In its sixth weekend The Dark Knight Rises returned to the Top 5 with one of the weekend’s best holds. The comic book adaptation sequel delivered its second sub-40% drop in a row, declining just 35.1% to $7.2 million and pushing its total gross to $422.2 million. It now sits at the all-time #11 domestically, mere $600,000 away from passing The Lion King’s lifetime domestic total and entering the Top 10 of all-time. Another good hold next weekend will ensure that The Dark Knight Rises breezes past Shrek 2’s $441.2 million cume and settles for the all-time #7 spot. In fact, if it manages to hold on to enough theatres for the res of September, the film could still have a shot at a finish above $450 million. Maybe Warner Bros. will actually end up giving it a small push to get there. It certainly won’t require much. Its predecessor, The Dark Knight, made another $21 million after a weekend gross of $5.5 million in its 8th frame – and that without having a holiday weekend ahead. At this point, I see a $448 million total for it, but as said above, a slightly higher number wouldn’t surprise me either.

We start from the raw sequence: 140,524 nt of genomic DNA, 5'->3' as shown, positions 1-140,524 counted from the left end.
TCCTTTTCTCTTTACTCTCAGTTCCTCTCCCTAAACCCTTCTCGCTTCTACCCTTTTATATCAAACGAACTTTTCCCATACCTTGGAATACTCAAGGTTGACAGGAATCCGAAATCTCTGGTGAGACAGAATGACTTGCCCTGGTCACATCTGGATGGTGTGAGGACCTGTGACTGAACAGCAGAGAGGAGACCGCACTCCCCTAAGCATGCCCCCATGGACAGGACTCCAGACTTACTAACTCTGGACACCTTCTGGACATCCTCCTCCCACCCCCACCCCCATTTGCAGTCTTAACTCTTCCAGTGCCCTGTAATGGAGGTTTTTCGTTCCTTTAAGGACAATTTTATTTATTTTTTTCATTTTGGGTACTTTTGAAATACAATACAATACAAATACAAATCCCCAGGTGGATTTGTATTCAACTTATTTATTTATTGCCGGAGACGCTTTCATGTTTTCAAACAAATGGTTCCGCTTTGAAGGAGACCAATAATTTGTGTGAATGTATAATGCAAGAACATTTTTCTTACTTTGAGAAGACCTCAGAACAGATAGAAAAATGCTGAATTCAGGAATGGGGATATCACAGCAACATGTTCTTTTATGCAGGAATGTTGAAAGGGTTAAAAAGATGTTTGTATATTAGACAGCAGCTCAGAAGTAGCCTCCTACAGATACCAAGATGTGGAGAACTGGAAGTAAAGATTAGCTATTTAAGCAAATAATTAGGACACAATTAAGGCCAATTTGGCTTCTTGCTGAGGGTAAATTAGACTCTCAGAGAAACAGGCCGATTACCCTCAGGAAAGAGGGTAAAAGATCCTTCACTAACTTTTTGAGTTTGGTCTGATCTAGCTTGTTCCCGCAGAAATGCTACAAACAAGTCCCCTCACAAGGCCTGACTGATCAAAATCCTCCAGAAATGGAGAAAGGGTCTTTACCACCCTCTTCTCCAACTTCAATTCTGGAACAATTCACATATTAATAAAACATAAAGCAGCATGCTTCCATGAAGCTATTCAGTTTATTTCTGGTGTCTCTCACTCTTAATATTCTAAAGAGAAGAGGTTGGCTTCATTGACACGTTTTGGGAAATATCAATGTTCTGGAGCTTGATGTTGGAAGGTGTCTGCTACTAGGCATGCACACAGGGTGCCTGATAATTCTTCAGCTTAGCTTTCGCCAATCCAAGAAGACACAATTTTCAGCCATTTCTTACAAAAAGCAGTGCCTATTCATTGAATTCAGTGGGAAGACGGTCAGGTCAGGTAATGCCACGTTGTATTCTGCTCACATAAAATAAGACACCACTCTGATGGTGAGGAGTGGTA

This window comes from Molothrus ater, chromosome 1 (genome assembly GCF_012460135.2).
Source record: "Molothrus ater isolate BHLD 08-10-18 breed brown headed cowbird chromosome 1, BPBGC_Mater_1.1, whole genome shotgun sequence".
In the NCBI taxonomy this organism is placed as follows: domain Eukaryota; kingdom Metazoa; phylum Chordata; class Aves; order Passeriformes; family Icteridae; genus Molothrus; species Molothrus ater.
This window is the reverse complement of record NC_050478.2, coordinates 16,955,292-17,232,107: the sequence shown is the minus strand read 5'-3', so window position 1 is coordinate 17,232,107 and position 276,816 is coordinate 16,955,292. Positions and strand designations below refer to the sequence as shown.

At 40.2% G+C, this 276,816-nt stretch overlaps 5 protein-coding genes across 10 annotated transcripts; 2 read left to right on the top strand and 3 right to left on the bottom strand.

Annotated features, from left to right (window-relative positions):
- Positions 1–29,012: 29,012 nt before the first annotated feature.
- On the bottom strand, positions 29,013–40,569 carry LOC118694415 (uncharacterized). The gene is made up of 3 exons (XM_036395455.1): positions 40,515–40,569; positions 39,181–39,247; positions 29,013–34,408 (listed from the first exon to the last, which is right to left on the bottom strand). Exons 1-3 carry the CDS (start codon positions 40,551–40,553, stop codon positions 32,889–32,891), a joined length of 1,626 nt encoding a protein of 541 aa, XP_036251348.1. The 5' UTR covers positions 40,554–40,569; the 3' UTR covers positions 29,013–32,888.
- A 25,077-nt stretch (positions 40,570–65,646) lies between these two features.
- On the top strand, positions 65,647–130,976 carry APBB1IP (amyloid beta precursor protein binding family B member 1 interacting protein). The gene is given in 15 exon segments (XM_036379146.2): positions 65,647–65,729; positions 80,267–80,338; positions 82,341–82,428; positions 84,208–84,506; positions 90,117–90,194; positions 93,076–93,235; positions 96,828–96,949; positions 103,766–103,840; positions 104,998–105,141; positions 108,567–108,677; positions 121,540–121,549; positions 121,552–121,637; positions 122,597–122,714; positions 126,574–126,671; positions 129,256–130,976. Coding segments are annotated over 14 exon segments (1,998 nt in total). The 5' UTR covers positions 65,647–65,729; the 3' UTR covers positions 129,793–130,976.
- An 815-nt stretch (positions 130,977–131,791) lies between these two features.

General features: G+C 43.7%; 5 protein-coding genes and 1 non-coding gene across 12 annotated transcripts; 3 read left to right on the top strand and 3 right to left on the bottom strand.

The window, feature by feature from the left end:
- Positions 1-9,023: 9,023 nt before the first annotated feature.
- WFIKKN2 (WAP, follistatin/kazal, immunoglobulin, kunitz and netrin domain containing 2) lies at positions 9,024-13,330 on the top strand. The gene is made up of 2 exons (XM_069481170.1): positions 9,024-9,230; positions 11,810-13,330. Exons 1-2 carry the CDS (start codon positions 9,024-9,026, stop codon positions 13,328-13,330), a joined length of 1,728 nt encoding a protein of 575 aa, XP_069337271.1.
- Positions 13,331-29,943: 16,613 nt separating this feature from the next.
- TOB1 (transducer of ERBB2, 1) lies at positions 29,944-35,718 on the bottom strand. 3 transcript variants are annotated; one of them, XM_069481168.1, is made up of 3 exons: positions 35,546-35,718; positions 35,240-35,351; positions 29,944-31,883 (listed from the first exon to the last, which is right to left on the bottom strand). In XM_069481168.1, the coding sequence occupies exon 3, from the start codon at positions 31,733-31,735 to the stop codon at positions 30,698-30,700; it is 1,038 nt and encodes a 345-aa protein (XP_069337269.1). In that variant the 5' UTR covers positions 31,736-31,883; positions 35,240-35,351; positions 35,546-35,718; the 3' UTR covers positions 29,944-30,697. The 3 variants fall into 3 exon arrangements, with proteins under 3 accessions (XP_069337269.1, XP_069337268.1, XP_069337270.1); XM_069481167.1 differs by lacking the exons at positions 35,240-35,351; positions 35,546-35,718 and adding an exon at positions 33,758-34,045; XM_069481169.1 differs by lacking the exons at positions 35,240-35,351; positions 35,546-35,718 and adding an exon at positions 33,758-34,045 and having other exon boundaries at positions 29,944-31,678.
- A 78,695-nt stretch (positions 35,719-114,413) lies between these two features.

Also climbing one spot up the weekend charts to #6, The Odd Life of Timothy Green almost managed the weekend’s best hold with a drop of just 34.2%. A $7.1 million weekend brought its running cume to $27.1 million after 12 days. With not much competition ahead and obviously enjoying very good WoM, the family flick starring Jennifer Garner and Joel Edgerton will end up making $47 million before all is said and done.